FAMILY MINISTRY FIELD STUDY
By Sheneka Land
Jennifer Callahan is a busy mother of twenty-one-year-old twin daughters, Abby and Kelsey, who are full-time college students, and she is wife to their father Troy. She is an advanced director with The Pampered Chef company, while Troy serves as a customer service tech with a local telephone company. The Callahan family has been attending their current home church for ten years.
In our interview, Jennifer described her home church as being influential to her family in a number of ways. Jennifer credits the series-style sermons and teachings as having been most beneficial to her and her husband because of the spiritual accountability and protection this style of Christian instruction has provided. Within this environment, Jennifer says that she finds peace, joy, and comfort that would not exist in a secular community. She greatly appreciates the fact that the church leadership is committed to providing spiritual nurture not only through sermons but through small group Bible studies and fellowship meetings as well. In this way, members of the community commit to guard and protect each other.
The church governs most of its family programs through the work of volunteers. The entire Callahan family volunteers in various arms of ministry at their home church. While Troy volunteers to run computers in the worship arts department, Jennifer and the girls serve in the children’s ministries. Jennifer works at the sign-in desk in the children’s worship building and she loves the weekly interaction she has with the kids and their parents. Jennifer describes volunteer work as fulfilling because it gives her a sense of belonging and allows her to use her talents for God’s glory. Twins, Kelsey and Abby, appreciate the coordination that occurs before they ever arrive at church to volunteer. Each person is well-trained and informed of his or her specific responsibility weeks before beginning to serve.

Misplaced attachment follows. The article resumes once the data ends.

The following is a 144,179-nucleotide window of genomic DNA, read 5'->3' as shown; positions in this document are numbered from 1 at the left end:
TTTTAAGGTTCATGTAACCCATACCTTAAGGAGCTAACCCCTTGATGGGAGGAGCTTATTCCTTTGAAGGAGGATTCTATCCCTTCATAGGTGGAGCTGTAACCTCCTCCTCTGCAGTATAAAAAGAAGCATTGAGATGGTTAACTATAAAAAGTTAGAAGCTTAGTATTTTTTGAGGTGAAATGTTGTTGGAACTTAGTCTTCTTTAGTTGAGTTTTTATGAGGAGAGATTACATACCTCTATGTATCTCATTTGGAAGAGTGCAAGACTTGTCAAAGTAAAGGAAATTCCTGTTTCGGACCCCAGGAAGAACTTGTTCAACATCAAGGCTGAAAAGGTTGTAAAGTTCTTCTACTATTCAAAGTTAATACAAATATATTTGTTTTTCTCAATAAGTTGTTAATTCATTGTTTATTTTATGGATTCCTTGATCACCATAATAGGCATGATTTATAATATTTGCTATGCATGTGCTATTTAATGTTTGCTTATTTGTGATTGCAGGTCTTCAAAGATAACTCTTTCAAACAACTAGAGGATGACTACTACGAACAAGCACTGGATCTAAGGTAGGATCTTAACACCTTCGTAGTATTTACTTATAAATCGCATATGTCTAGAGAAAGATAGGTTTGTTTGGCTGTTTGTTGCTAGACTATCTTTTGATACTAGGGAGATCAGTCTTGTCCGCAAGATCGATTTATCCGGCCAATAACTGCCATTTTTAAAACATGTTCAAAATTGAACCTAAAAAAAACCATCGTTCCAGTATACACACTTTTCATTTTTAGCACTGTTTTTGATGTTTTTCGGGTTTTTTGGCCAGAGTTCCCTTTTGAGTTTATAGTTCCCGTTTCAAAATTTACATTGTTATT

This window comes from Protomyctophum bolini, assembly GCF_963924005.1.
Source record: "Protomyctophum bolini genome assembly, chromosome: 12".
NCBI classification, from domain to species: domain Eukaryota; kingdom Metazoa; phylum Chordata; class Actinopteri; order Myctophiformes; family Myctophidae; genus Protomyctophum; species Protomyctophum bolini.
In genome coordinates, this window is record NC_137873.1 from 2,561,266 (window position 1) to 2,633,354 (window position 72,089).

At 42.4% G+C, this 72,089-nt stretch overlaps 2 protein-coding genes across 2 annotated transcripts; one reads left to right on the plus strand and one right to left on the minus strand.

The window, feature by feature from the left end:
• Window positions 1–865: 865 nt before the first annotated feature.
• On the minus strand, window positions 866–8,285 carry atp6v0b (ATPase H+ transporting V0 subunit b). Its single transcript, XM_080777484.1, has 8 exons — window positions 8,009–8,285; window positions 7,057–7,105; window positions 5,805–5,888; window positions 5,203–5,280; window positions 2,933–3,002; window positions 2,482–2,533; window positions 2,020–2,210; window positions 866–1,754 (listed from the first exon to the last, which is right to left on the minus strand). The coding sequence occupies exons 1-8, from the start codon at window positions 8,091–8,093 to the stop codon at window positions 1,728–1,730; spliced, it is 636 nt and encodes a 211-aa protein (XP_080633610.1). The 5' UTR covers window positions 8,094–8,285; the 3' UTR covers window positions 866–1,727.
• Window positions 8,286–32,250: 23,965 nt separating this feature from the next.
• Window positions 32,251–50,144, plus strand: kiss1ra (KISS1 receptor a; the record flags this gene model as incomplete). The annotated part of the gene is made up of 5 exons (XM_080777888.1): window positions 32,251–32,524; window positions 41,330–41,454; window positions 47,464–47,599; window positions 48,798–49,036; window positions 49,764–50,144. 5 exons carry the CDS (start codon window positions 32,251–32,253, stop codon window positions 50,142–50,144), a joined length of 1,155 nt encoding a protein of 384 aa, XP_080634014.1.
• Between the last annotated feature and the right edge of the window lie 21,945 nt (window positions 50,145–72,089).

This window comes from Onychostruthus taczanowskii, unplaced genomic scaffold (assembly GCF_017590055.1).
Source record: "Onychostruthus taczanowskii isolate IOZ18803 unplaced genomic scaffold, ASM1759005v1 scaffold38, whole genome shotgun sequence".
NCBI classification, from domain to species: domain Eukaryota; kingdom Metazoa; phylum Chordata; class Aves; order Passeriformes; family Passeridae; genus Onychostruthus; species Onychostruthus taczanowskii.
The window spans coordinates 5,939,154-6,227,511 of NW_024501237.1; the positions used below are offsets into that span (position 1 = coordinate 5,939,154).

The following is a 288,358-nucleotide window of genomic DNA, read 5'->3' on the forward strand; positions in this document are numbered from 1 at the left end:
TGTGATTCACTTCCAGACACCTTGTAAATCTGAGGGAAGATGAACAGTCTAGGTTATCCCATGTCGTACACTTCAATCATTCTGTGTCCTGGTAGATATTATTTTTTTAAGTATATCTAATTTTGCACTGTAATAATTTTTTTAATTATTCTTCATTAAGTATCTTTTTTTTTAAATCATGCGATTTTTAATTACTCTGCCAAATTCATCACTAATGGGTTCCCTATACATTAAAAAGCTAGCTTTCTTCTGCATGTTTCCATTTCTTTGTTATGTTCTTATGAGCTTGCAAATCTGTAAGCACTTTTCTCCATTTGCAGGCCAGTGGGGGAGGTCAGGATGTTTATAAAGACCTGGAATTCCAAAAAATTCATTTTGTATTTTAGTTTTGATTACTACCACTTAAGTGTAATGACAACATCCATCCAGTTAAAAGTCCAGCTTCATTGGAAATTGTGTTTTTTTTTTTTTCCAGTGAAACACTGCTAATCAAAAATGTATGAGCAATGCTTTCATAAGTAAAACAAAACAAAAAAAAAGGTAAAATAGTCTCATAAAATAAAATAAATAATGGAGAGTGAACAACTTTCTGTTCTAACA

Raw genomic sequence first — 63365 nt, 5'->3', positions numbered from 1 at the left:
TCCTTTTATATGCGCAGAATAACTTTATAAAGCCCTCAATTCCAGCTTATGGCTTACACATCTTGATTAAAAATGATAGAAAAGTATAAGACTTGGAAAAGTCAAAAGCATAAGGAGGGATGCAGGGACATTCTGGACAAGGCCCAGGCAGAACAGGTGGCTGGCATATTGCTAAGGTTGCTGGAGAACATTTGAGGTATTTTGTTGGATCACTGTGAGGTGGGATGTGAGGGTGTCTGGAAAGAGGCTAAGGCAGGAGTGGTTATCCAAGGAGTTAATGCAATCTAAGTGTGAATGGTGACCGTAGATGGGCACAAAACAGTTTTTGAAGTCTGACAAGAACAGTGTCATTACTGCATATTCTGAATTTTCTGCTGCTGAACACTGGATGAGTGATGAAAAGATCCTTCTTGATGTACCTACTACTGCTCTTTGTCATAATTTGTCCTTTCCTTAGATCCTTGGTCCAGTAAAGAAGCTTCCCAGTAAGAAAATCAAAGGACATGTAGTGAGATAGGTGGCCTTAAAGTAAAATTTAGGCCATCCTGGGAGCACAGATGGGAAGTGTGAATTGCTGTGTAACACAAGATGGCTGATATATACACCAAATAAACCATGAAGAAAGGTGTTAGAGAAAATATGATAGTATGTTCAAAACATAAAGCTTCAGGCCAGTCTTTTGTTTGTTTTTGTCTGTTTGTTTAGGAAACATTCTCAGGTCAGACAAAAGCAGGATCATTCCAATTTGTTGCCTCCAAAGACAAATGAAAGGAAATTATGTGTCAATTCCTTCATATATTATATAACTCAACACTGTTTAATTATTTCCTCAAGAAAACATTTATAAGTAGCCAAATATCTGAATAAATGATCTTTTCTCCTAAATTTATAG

Each family member described points of dis-equilibrium that occasionally become problematic for volunteers. For instance, present volunteers can become overcommitted while gifts and talents of others seeking to find a place to serve go unrecognized. Jennifer believes that a better plan to discover gifts and talents should be implemented by church leaders and then opportunities should be given to serve by personal one-on-one invitations. Jennifer believes this will generate a desire to volunteer in church ministry so that “the faithful few won’t be overworked and stressed.”
The family as a whole testified to the stress of overcrowded personal and family schedules as a result of a lack of volunteers within the church. Because of this lack, Jennifer speaks of times past in which she allowed a sense of guilt and obligation to overrule a sense of balance in regard to volunteer work.
Troy speaks of the financial burden that sometimes occurs if a family such as his own lives a distance from the church. During a time of unemployment, volunteer work became quite burdensome for his family due to lack of gas money. Preparation throughout the week required him and the girls to spend time at the church before Sunday worship. Troy also acknowledged a lack of quality family time because he spent evenings volunteering at church when he should have been home with his family instead.
Abby and Kelsey echo their mother’s concern that people are not serving because gifts and talents are going unnoticed. They believe that leadership becomes satisfied with “the faithful few” because they are getting the job done and the need to discover gifts and talents throughout the congregation goes unnoticed.
The noted bond among the family members warms the heart. Jennifer credits their family unity to the church community who has nurtured and strengthened their family through times of marital trials and parental stress. Though the girls are adult, they continue to worship with their parents as a family unit in the early service before volunteering in their various positions in the late service. Though Troy is busy running the computer, his wife and daughters sit close behind him in fold-up chairs. They share easy smiles with each other and their commitment to each other and the church community is clearly indisputable.
Outside the church setting, the Callahans are avid bikers and lovers of the outdoors. They are seen in an almost equal mix of acquaintances from within and outside the church community. While they are influenced by the church community, they do not allow their church relationships to dictate outside relationships and activities. The Callahans seem to have grasped how to allow the family to influence the church and to allow the church to influence the family. Family and church equilibrium is practiced.
The Callahans are the type of family who influences others for Christ’s sake because they are aware of the importance of balanced family ministry within and without the church walls.